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"Everybody has a secret world inside of them. All of the people of the world, I mean everybody. No matter how dull and boring they are on the outside, inside them they've all got unimaginable, magnificent, wonderful, stupid, amazing worlds. Not just one world. Hundreds of them. Thousands maybe" ~ Neil Gaiman (A Game of You)

10.28.2010

Wild Things

It was my favorite time of year to be hiking in Yellowstone -- fall, when the leaves turned brilliant colors, the days were cooler but the nights not yet freezing, and the tourists packed their broods into station wagons and left the surroundings littered but quiet.  The stillness in the air enticed the wild things to come back out of hiding and return to their normal habits.  Sometimes I'd pass another seasoned naturalist on the trail, and we'd nod, but mostly it was just me and blue skies and birds, squirrels, elk, deer, and a few big horn sheep.

I made good time, five to six miles before stopping for lunch, and then another leisurely four this afternoon.  When the temperatures started cooling and the sun darted in and out of trees closer to the horizon, I knew I needed to look for a place to camp for the night.  I liked to settle in and then listen to the awakening of the nocturnals.  I wandered off the main trail and found a nice clearing under a few trees, the ground fairly even and free of rocks and shrubs.  I shrugged off my backpack and popped up my one man tent, then scouted around for wood to use for a fire.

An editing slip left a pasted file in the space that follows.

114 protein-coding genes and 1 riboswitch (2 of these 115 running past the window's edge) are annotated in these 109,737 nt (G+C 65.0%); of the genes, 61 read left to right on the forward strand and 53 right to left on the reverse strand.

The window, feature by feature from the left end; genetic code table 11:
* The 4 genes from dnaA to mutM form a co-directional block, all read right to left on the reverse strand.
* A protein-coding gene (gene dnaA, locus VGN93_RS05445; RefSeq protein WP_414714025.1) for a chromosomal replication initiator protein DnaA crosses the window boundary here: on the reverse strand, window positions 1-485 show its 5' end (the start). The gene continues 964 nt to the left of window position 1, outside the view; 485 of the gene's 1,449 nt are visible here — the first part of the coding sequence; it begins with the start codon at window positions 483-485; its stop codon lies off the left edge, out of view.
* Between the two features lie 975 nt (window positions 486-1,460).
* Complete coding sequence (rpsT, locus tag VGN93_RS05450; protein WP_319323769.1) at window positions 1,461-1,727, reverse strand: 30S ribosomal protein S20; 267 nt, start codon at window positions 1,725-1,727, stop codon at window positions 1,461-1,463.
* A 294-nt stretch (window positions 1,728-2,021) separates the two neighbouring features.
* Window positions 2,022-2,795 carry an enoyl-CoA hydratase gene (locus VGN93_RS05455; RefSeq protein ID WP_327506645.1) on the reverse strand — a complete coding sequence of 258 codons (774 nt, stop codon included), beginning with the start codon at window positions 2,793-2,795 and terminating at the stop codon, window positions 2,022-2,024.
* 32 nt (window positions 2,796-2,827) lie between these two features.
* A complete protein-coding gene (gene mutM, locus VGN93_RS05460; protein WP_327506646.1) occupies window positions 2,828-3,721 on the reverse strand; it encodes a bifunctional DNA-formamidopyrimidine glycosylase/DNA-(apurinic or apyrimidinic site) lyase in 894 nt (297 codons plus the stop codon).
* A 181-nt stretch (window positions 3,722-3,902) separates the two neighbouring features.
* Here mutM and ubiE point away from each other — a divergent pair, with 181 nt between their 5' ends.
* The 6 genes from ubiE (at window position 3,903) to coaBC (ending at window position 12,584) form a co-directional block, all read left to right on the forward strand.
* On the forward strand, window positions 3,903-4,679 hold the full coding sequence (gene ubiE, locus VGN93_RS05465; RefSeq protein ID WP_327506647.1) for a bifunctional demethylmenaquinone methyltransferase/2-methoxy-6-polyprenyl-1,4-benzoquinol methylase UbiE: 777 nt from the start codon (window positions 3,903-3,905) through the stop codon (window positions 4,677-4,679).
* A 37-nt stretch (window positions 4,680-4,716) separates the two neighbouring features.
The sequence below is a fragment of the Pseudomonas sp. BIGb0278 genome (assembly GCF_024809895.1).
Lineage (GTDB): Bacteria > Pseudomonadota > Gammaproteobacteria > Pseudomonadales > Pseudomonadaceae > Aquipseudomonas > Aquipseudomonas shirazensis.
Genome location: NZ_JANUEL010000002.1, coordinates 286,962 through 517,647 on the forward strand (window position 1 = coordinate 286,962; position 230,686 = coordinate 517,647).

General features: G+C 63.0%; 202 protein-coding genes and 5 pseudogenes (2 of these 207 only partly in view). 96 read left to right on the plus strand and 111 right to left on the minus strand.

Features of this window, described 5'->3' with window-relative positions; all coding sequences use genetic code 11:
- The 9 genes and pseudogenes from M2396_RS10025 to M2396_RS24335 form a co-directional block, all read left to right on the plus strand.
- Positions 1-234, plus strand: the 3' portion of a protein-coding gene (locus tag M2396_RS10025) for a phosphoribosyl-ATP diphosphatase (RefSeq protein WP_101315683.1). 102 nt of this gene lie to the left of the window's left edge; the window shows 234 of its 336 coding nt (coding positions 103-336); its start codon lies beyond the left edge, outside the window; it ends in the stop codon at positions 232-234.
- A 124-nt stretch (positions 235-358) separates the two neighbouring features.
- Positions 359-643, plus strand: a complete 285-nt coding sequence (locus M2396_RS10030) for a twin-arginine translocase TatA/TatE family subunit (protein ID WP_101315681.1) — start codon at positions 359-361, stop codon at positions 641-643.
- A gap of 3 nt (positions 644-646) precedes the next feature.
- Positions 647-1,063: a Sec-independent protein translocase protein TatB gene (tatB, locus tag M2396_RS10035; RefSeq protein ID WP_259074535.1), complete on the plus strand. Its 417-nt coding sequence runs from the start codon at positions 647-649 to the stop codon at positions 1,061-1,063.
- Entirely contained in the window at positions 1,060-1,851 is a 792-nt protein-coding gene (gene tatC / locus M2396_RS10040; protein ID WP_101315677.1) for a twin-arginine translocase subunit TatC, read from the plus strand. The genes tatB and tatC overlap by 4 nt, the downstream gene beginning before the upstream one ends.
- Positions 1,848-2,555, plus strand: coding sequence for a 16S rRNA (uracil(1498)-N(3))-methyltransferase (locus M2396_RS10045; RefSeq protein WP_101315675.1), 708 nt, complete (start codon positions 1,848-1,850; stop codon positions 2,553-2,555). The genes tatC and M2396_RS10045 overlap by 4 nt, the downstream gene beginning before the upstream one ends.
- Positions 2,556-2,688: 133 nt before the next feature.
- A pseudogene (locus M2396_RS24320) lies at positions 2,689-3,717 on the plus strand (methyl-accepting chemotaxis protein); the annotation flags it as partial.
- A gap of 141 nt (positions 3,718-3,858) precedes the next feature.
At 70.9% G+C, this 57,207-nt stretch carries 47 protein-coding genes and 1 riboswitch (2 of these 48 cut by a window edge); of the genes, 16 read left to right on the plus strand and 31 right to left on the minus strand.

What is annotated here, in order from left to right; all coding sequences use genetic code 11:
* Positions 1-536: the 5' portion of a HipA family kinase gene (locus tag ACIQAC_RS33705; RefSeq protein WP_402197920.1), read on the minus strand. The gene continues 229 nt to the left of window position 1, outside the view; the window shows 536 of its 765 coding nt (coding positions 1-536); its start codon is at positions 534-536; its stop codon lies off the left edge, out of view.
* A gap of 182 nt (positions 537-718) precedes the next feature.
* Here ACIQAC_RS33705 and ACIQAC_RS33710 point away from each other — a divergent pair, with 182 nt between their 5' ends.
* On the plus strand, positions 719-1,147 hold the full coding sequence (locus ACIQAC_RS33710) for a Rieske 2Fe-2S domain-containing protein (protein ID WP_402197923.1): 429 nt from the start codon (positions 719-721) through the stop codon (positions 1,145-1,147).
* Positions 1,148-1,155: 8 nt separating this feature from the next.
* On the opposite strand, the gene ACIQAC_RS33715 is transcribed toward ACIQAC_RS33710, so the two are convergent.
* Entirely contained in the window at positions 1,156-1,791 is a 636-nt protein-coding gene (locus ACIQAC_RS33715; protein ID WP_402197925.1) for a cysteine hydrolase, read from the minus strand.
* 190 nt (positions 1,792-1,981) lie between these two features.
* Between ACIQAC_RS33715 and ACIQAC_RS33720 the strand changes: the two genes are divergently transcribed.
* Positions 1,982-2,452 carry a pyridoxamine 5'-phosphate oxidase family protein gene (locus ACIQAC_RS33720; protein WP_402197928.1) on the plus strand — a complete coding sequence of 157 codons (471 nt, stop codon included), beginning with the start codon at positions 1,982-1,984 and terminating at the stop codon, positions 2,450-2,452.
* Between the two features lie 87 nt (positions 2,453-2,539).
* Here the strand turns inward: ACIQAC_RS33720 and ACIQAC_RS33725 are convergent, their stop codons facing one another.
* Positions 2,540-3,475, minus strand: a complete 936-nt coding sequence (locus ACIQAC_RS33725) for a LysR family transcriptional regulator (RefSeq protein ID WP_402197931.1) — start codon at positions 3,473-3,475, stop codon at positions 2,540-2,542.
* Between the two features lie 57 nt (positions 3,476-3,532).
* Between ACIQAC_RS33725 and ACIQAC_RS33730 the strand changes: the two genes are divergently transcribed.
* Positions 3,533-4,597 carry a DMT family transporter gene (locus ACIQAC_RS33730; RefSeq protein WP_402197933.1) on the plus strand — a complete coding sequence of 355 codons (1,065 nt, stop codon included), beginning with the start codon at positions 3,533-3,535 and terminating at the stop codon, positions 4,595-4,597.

By the time night fell, I had a warm, blazing fire.  I heated some of the water from my canteen and poured it into my styrofoam cup of soup.  I settled myself against the trunk of the nearest tree.  I stirred my soup, took a spoonful, blew on it, and slurped a long, salty wet noodle into my mouth.  Not exactly gourmet, but it reminded me of my college years, and it suited the mood of the evening -- young, free, and just a little out of touch with reality. 

I finished the noodles and threw my head back to drain the last of the liquid from the cup when I noticed a large black feather falling from the tree.  It landed beside me.  I picked it up.  It was sticky.  I brought it near the fire so I could see better.  Deep maroon, still almost black unless the light from the flames glinted just right.  Blood?